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This article came from Chronicle published March 1981. Page: 13-15

 

Report on Pottery Recovered – Yew Tree Close, Yeovil and Trent

Author: W.T.J.Chapman

 

Site: Yew Tree Close, Yeovil. N.G.R. 5420 1480.
Pottery
Group analysis, The pottery has been divided into three groups, bags marked 1 & 2 both contain shards belonging to two individual vessels, while the third bag contains miscellaneous body shards belonging to many vessels.

(1) Group breakdown.      No.1      No.2
Rim shards      6            4            1
Neck shards    3            2            1
Body shards    20         1            –
Base shards      1            1            –

(2) Descriptions,
No.l. Bell-mouthed cookpot rim (some pieces fitting). Fabric surfaces oxidized to a buff/orange colour with external discolouration. Reduced light grey/blue core. Tempered with quartz and chert.
No.2. Rim, large cookpet/storage vessel, thick and heavily made.
Orange oxidized fabric surfaces, discoloured, with reduced blue/grey core. Coarsely tempered with chert, quartz and flint?

(3) Dating.
The form of the bell-mouthed cookpot (no.1) is common throughout the early medieval period. An example from Becker, Chapel (Rahtz & Hirst 1974,No.24) was thought to belong to an early 11th century date, whereas a similar vessel form from Beer, Devon (Jope & Threlfall 1958,No.5) is from a 12th/13th century context. The Beckery example contained limestone grits, which appears to be a pre-Conquest characteristic. This form of temper is absent in example No.1.

The example No.2 belongs to a form of heavily-made vessel common in the late Saxon and early medieval periods. A number of similar forms have recently been illustrated (Rahtz 1974), belonging to the late Saxon period however, the nearest example of this type are from the group excavated from the Keep at Taunton Castle (Gray 1926-9) belonging to a post-Conquest period.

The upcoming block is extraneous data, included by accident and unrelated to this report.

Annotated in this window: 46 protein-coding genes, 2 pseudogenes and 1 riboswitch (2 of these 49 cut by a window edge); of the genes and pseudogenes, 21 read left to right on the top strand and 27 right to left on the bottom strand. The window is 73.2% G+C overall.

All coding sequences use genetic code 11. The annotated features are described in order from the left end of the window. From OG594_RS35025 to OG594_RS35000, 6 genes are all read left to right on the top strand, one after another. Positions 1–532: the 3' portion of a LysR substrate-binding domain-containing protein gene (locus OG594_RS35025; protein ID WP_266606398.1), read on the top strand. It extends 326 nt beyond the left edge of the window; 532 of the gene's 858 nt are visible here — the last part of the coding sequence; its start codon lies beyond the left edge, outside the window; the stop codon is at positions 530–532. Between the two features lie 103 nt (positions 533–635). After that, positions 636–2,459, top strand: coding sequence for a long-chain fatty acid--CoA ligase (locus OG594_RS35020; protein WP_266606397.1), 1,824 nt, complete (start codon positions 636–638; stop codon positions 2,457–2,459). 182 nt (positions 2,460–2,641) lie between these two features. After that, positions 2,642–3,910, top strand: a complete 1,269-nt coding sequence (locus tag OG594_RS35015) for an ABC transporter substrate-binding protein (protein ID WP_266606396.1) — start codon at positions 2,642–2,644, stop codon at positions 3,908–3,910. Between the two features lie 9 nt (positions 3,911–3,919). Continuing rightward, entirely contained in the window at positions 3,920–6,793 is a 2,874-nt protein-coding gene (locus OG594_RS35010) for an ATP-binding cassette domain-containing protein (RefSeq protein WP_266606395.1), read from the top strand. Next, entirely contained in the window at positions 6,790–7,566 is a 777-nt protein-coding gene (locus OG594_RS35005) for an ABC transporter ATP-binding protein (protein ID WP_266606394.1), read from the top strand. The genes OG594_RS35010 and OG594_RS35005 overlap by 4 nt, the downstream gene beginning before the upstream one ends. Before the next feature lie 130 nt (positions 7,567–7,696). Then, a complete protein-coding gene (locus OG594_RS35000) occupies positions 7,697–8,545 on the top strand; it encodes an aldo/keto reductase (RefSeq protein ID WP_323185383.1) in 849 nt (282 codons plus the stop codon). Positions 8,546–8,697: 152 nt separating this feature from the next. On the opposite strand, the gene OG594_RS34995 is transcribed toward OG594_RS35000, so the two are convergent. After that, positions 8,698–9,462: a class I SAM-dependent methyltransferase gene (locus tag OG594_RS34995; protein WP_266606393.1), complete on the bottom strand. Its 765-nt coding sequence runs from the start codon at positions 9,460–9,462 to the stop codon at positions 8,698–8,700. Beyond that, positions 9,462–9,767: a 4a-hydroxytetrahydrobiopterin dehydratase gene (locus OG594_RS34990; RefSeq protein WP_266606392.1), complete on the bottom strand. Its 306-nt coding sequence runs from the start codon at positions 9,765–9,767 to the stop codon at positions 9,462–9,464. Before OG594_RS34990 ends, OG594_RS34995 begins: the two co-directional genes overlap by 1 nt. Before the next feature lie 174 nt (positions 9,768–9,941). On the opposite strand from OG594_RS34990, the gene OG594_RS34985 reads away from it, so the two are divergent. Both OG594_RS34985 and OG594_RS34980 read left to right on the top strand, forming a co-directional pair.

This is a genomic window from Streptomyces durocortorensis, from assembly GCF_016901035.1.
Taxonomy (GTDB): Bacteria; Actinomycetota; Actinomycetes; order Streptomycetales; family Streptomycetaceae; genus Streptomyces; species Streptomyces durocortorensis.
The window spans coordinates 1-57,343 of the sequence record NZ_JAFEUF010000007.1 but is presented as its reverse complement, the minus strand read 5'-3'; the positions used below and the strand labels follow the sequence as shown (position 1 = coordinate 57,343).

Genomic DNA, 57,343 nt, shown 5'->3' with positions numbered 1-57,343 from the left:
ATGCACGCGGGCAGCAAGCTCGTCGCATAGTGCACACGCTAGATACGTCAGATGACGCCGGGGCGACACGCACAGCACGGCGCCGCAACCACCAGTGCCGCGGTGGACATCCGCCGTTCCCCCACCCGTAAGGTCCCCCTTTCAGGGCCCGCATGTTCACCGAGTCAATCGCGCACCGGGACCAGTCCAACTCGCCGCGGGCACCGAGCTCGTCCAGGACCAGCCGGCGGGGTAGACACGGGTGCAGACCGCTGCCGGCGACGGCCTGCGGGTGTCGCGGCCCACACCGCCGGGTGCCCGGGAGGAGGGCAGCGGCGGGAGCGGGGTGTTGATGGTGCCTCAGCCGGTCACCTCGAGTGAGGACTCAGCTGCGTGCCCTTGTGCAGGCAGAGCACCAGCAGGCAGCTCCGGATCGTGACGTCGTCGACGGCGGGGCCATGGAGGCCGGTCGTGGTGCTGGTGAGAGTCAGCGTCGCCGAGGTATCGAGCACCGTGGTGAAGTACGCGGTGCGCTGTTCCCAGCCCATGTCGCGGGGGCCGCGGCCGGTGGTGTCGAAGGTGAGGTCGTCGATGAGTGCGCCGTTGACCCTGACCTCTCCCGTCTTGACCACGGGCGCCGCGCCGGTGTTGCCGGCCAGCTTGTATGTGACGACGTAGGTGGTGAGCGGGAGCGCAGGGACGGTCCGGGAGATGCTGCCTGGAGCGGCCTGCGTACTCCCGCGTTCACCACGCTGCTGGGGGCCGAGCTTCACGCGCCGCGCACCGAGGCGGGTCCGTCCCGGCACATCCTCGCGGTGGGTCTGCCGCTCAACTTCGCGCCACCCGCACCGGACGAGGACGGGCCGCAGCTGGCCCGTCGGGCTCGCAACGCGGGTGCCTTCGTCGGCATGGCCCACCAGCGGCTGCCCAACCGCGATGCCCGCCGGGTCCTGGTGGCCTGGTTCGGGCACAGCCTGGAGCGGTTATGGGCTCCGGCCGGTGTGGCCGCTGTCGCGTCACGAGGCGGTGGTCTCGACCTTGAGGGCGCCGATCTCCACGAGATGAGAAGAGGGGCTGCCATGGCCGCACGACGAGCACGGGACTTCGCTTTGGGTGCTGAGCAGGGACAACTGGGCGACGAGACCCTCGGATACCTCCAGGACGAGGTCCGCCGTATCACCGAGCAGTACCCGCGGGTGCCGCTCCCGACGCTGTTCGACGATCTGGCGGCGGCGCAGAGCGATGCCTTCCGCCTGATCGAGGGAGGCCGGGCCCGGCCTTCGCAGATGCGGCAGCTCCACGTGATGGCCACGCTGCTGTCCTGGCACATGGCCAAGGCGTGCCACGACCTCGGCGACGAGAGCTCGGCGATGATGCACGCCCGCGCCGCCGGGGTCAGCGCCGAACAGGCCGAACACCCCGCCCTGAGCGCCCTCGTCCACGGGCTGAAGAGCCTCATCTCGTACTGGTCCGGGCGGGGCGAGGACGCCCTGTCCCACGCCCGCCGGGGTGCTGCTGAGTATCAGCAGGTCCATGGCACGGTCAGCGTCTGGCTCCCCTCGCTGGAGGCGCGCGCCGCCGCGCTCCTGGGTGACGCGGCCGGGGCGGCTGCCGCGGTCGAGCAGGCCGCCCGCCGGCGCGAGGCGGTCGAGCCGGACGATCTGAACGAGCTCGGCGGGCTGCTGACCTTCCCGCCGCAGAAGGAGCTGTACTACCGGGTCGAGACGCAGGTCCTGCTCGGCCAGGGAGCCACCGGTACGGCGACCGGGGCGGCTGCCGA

The overall date of the group.probably belongs to a period of the late llth and 12th centuries.

Bibliography

Rahtz & Hirst 1974 : Beckery Chapel, Glastonbury 1967-8 : Glastonbury Ant. Soc, 1974

Rahtz 1974 : Pottery in Somerset A.D.400-1066 – in Evison Hodges & Hurst Medieval Pottery from Excavations : John Baker, 1974.

Jope & Threlfall 1958 : Excavations of a Medieval Settlement at Beere, North Tawton, Devon – in Med.Arch.2,

Gray : Unpublished material (1926-9)


A preliminary analysis of the pottery from Trent N.G.R. 5920 1857

Synopsis: The group contains of the:

1 Medieval
(i) coarse gritted cook pot type
(ii) smooth tempered cook pot type
(iii) jug (glazed vessel.) types.

2 16th century

3 Post medieval.
17th 18th 19th.

1    (i) Medieval coarse gritted cook pot type.
Fabric: Angular chest and flint grits (dissimilar to Mudford types).
All size temper rates – basic matrix with a few small voids.
1 rim shard, 7 body shards.

    (ii) A Medieval smooth tempered cook pot type.
This sample group is small – the fabric appears to have small voids varying in density character slightly from one another. There is a similarity with the Mudford fine fabric group although it is too early to definitely ascribe this group to the former source.
3 rim shards. 6 body shards. 1 base shard.

    (iii) Medieval type jugs (glazed vessels)
2 body shards. 1 base shard thumbed. Two fabric groups represented.
(a)brick orange red coloured shards slightly micaceous sand temper. Probably local – source unknown.
(b)base shard thumbed similarly in fabric the Mudford group.

2    16th century.
(a)6 body shards with external green glaze. Made at Woodford Farm, Crock Street, Donyatt (Crock Street).
(b)1 shard rim, pancheon. Probably local, similar in form to Donyatt examples of the period.
(c)4 body/base shards unascribable, but probably 16th century.

3    Post medieval – This group is well represented with the Donyatt wares forming the bulk and spanning the period 17th 18th and 19th centuries. There are two groups of local types.
An 18th c Hampshire/Dorset group
(2 sh)
and an 18th century local type.
1 shard Westerwald stoneware c.18th century.
1 shard German stoneware (of similar type to Bellarmine)
1 plate shard from Leeds or Staffordshire, which has been fire-damaged in a bonfire.


Grateful thanks are expressed to Mr.Terry Pearson for having prepared the two above reports relating to this pottery.


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